A simulation of the upcoming tenders for wind and solar projects in Poland, conducted by the Polish Wind Energy Association, PwC and the law firm K&L Gates, has shown that bids for solar projects are slightly higher than those submitted in the country’s previous two renewable energy tenders.
According to Piotr Pająk from news site Gramwzielone.pl, dedicated to renewable energy professionals and investors, the simulation has shown that, in the auction round for wind and solar projects exceeding 1 MW, the maximum bidding price was 292 PLN (US$79.2)/MWh, while the maximum bidding price for the auction round for wind and solar up to 1 MW was 380 PLN ($103.0)/MWh.
Furthermore, Pająk revealed that minimum and maximum prices for solar in both auction rounds were 350 PLN ($94.9) and 411 PLN ($111.4)/MWh, respectively, while minimum and maximum prices for wind were quite a bit lower, at 225 PLN ($61.0) and 350 PLN ($94.9)/MWh, respectively.
A comparison is only possible with the previous two mixed solar-wind tenders held by the Polish government, which were only devoted to projects up to 1 MW, and were dominated by solar. In the first auction, 84 offers with a combined capacity of around 70 MW were submitted, while bidding prices ranged from 254 PLN to 409 PLN/MWh. In the second auction, some 352 projects were awarded, totaling approximately 300 MW, with prices ranging between 195 PLN and 399 PLN/MWh.
For both categories, real auctions should be held somewhere between November and December, according to Pająk. The auction for wind and solar projects over 1 MW, which may see the allocation of around 750 MW of capacity, will make 45 TWh of energy available for a maximum budget of 15.75 billion PLN, while 16 TWh of energy, and a budget of 6.2 billion PLN, will be made available for projects up to 1 MW.
“As for auctions dedicated to projects bigger than 1 MW, wind is still most competitive and should embrace all support in 2018 auction,” Pająk told pv magazine. “However the restrictions in development of new wind projects were implemented into Polish law in 2016, and since then there are no new wind projects being developed,” he said. This lack of new wind projects may also make some room for bigger PV projects in next auctions for projects exceeding 1 MW, according to him.
The government and Polish electricity system operator, PSE recently said there is a need in the country’s electricity system for around 2 GW of PV, which should help tackle summer peaks.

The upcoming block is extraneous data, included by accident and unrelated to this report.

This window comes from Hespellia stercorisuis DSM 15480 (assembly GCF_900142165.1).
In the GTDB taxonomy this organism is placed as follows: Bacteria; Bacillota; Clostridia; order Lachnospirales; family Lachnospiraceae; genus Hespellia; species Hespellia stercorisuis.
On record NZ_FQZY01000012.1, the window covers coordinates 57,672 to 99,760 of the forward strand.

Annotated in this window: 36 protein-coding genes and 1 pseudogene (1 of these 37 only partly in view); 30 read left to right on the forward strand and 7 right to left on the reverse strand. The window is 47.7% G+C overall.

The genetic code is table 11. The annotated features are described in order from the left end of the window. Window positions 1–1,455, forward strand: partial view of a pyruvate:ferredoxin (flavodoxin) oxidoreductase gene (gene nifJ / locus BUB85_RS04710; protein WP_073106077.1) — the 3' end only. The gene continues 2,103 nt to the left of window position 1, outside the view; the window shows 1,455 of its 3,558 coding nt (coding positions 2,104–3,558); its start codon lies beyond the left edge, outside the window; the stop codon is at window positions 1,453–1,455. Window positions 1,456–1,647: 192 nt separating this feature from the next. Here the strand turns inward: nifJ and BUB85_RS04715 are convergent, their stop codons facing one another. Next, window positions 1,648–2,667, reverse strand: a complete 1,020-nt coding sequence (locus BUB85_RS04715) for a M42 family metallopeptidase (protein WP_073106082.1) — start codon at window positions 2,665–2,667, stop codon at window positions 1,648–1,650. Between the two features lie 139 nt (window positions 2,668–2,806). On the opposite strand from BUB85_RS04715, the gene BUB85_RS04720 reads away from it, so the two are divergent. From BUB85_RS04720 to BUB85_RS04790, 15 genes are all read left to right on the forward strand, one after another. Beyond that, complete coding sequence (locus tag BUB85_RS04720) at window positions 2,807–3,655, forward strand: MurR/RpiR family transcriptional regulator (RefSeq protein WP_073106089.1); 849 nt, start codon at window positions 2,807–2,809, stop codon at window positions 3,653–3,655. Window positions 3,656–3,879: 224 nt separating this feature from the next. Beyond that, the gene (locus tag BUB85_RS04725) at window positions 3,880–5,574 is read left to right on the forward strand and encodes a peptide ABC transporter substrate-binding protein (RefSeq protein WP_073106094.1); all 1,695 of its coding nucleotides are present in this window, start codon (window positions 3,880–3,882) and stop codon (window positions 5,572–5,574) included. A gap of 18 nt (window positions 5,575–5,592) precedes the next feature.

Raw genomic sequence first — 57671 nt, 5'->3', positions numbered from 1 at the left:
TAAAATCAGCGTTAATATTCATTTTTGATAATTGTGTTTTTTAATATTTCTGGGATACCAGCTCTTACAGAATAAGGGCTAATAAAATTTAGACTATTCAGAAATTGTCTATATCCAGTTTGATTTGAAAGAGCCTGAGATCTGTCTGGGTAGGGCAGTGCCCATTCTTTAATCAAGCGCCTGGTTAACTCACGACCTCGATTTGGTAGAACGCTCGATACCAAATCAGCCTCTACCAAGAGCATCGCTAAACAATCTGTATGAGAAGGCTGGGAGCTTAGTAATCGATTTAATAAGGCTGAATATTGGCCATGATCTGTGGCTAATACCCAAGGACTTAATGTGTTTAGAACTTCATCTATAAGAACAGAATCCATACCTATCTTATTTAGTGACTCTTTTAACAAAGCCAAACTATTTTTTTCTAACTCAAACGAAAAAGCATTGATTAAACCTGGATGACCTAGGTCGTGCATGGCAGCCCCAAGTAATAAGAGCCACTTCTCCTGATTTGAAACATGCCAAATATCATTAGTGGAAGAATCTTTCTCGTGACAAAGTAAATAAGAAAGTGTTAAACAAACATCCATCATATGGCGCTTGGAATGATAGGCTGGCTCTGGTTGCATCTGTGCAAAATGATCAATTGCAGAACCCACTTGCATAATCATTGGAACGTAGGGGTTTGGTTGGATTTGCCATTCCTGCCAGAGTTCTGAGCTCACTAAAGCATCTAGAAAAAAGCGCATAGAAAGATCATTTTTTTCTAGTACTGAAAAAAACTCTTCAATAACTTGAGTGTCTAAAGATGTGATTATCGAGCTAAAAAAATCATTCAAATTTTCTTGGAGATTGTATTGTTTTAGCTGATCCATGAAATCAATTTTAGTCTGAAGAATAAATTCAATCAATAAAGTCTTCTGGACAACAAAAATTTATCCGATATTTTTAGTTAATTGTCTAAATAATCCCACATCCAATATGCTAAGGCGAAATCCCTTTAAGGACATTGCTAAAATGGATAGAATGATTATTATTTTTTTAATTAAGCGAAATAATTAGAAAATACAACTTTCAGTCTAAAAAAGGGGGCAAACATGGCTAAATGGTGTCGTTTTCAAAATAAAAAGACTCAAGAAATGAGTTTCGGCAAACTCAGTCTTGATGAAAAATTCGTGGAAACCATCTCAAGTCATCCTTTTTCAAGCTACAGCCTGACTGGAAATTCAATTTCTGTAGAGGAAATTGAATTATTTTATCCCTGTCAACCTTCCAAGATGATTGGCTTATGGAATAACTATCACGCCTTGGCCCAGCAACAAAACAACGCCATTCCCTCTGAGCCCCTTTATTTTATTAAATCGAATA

According to a recent report from Polish research institute, Instytut Energetyki Odnawialnej (IEO), there are currently around 2.1 GW of large-scale PV projects with grid-connection approval in Poland, which could potentially compete in the upcoming auctions. Poland’s state-owned utility, Polska Grupa Energetyczna (PGE) has so far released the largest number of grid approvals for 942 PV projects with a combined capacity of around 780 MW, which accounts for approximately 45% of the approved capacity. The other power providers – Energa, Enea and Tauron – accounted for the remaining 23%, 20% and 12%, respectively.
Most of these approved projects – around 1.34 GW – are represented by projects ranging from 500 kW to 1 MW, while projects up to 200 kW and with a capacity between 200 kW and 500 kW, account for 349 MW and 210 MW, respectively. This means that a total of almost 1.9 GW is from projects that can compete in auctions for PV up to 1 MW.
Furthermore, the IEO reveals, there is another 179 MW available for projects ranging in power from 1 MW to 5 MW, and an additional 20 MW for PV projects exceeding 5 MW in size. The last two project types will likely compete in the upcoming mixed wind-solar auction for projects over 1 MW.
Poland’s cumulative installed PV capacity reached around 300 MW as of the end of May. According to another report from the IEO, an installed PV capacity of around 1.2 GW may be reached by the country at the end of 2020, as a result of the deployment of all of the aforementioned auctions. Most of the country’s current installed PV power, the IEO said, is represented by residential and commercial PV projects developed under the expired green certificate scheme and net metering for solar up to 40 kW.
Piotr Pająk represents Polish renewable energy portal Gramwzielone.pl. Greenpeace Polska (which has no connection with Greenpeace).
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